Final business interest expense limitation regulations

| 8/6/2020
Final business interest expense limitation regulations

On July 28, the U.S. Department of the Treasury and the IRS released long-awaited final regulations regarding the limitation on deduction of business interest expense under IRC Section 163(j) as amended by the Tax Cuts and Jobs Act of 2017 and the Coronavirus Aid, Relief, and Economic Security Act.

The final regulations adopt the proposed regulations issued in 2018 with significant revisions in response to comments provided. In addition to other changes, the final regulations:

  • Allow cost of goods sold depreciation to be added back in calculating adjusted taxable income (ATI) for taxable years beginning before Jan. 1, 2022. Such depreciation is added back to ATI in the year capitalized to inventory even if some of the depreciation remains in ending inventory and has not been recovered through cost of goods sold.
  • Narrow the definition of “interest,” which is expected to translate to overall larger business interest expense deductions. Notably, the final regulations exclude items such as debt issuance costs, loan commitment fees, substitute interest payments, guaranteed payments for the use of capital, and hedging gains or losses that affect the yield of a debt instrument, unless the anti-avoidance rule applies.
  • Allow a pro rata basis increase upon disposing a partial interest in a partnership for any remaining excess business interest expense (EBIE) previously allocated to the partner. Under the proposed regulations, the basis increase only occurred upon disposing of all or substantially all of the partnership interest.
  • Provide that if a partner or an S-corporation shareholder is allocated business interest expense from a partnership or an S corporation that meets the small-business exemption for the taxable year, such business interest expense is not subject to a Section 163(j) limitation at the partner’s or shareholder’s level.
  • Clarify the anti-abuse rules for electing real property trades or businesses.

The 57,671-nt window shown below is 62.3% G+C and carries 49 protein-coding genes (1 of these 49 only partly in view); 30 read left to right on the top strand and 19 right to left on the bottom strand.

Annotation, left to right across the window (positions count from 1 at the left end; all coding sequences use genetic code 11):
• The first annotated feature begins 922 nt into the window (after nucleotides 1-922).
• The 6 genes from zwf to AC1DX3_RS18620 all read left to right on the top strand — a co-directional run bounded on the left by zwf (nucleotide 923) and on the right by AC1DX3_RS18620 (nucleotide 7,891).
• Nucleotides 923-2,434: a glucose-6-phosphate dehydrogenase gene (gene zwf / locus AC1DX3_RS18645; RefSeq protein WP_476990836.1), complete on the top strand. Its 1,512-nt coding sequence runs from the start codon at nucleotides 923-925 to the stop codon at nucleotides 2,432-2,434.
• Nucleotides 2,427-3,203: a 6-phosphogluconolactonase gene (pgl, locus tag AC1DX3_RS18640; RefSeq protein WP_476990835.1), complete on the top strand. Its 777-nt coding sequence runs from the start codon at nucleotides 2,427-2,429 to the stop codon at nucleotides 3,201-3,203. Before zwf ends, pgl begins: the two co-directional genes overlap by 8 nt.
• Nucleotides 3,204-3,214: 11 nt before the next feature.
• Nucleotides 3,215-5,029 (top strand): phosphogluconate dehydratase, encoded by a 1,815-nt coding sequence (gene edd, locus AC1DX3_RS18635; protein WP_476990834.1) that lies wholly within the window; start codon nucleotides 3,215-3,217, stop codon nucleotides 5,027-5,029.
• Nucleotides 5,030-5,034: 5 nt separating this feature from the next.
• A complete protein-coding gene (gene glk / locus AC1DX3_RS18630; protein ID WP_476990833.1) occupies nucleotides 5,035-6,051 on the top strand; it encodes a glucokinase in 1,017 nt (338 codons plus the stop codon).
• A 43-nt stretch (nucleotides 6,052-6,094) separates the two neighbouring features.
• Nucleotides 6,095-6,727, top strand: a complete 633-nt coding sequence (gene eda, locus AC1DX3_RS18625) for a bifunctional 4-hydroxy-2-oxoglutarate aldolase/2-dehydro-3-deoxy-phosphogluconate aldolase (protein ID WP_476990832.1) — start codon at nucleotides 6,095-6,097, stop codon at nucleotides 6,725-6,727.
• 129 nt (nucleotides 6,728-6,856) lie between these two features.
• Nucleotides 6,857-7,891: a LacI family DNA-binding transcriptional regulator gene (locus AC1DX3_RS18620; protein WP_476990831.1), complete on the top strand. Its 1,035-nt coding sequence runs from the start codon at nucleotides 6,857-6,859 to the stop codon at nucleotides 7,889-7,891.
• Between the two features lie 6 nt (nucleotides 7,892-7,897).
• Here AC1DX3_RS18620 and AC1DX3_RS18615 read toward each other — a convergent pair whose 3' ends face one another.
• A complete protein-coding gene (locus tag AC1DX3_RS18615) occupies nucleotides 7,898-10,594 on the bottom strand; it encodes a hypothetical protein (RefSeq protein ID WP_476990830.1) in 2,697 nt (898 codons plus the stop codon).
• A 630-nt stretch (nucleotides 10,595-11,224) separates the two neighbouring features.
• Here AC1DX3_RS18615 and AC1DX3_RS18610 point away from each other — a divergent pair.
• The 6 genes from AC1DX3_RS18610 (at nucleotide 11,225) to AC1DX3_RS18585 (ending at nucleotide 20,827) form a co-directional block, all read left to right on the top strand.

• Clarify the definition of "real property trade or business," particularly with respect to management and operations of real property.
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Treasury and the IRS simultaneously issued additional proposed regulations under Section 163(j) that provide new guidance on various issues not addressed in the final regulations, including:

  • New rules for the treatment of interest expense under Section 163(j) from debt-financed distributions, similar to those provided under Notice 89-35.
  • A rule for treating EBIE in tiered partnerships using an entity approach that does not allocate EBIE through an upper-tier partnership to its partners.
  • A special rule for self-charged lending transactions involving a partner who lends money to a partnership and is allocated EBIE from the same partnership. This rule allows the partner to reclassify its corresponding interest income as excess business interest income to the extent of the partner’s EBIE allocated during the taxable year.
  • Reproposed rules regarding the application of Section 163(j) to U.S. shareholders of controlled foreign corporations, nonresident alien individuals, and foreign corporations with effectively connected income in the United States. These rules are sufficiently different from the previously issued proposed regulations.
  • Clarification that a syndicate (which is considered a tax shelter) includes an entity that is not a C corporation if more than 35% of the losses of such entity during the taxable year are allocated (rather than allocable) to limited partners or limited entrepreneurs.

Additionally, the IRS issued Notice 2020-59, which provides a safe harbor for a trade or business that manages or operates a qualified residential living facility to be treated as a real property trade or business for purposes of Section 163(j). The IRS also published frequently asked questions on its website providing an overview of the aggregation rules that apply for purposes of the gross receipts test, which is used to determine whether a taxpayer meets the small-business exemption under Section 163(j), among other provisions.

The final regulations generally are effective for taxable years beginning on or after 60 days after the regulations are published in the Federal Register, which is still pending as of the date of this article. The final regulations may be relied upon retroactively for tax years beginning after Dec. 31, 2017, and before the effective date, provided they are consistently applied by the taxpayer and its related parties. Alternatively, taxpayers may rely on the original proposed regulations before the final regulations become effective, provided they are applied consistently. Taxpayers also generally may rely on the new proposed regulations before they become final and effective, provided they are applied consistently.

Businesses should evaluate how the final regulations will affect their interest expense deductions and consider whether amendment of prior year returns to apply the final regulations might be advantageous.

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Andrew Eisinger
Howard Wagner - social
Howard Wagner
Partner, National Tax Services